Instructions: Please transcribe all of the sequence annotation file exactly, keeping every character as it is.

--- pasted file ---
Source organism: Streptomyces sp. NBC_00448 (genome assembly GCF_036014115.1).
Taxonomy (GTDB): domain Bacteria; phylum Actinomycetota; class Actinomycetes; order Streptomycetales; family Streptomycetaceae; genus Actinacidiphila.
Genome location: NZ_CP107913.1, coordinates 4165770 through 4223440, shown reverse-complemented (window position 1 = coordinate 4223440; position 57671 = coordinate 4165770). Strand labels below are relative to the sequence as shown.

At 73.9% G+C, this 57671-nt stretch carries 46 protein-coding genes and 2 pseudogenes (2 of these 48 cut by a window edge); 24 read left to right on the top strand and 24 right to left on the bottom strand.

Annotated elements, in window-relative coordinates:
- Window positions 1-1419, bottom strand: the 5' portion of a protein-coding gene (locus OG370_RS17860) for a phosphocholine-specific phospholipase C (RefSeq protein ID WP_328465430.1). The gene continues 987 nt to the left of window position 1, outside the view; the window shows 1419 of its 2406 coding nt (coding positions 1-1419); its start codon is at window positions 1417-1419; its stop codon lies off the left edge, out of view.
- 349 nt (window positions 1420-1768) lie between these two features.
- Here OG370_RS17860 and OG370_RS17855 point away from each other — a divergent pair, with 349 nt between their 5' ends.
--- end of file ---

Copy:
Source organism: Streptomyces sp. NBC_00448 (genome assembly GCF_036014115.1).
Taxonomy (GTDB): domain Bacteria; phylum Actinomycetota; class Actinomycetes; order Streptomycetales; family Streptomycetaceae; genus Actinacidiphila.
Genome location: NZ_CP107913.1, coordinates 4165770 through 4223440, shown reverse-complemented (window position 1 = coordinate 4223440; position 57671 = coordinate 4165770). Strand labels below are relative to the sequence as shown.

At 73.9% G+C, this 57671-nt stretch carries 46 protein-coding genes and 2 pseudogenes (2 of these 48 cut by a window edge); 24 read left to right on the top strand and 24 right to left on the bottom strand.

Annotated elements, in window-relative coordinates:
- Window positions 1-1419, bottom strand: the 5' portion of a protein-coding gene (locus OG370_RS17860) for a phosphocholine-specific phospholipase C (RefSeq protein ID WP_328465430.1). The gene continues 987 nt to the left of window position 1, outside the view; the window shows 1419 of its 2406 coding nt (coding positions 1-1419); its start codon is at window positions 1417-1419; its stop codon lies off the left edge, out of view.
- 349 nt (window positions 1420-1768) lie between these two features.
- Here OG370_RS17860 and OG370_RS17855 point away from each other — a divergent pair, with 349 nt between their 5' ends.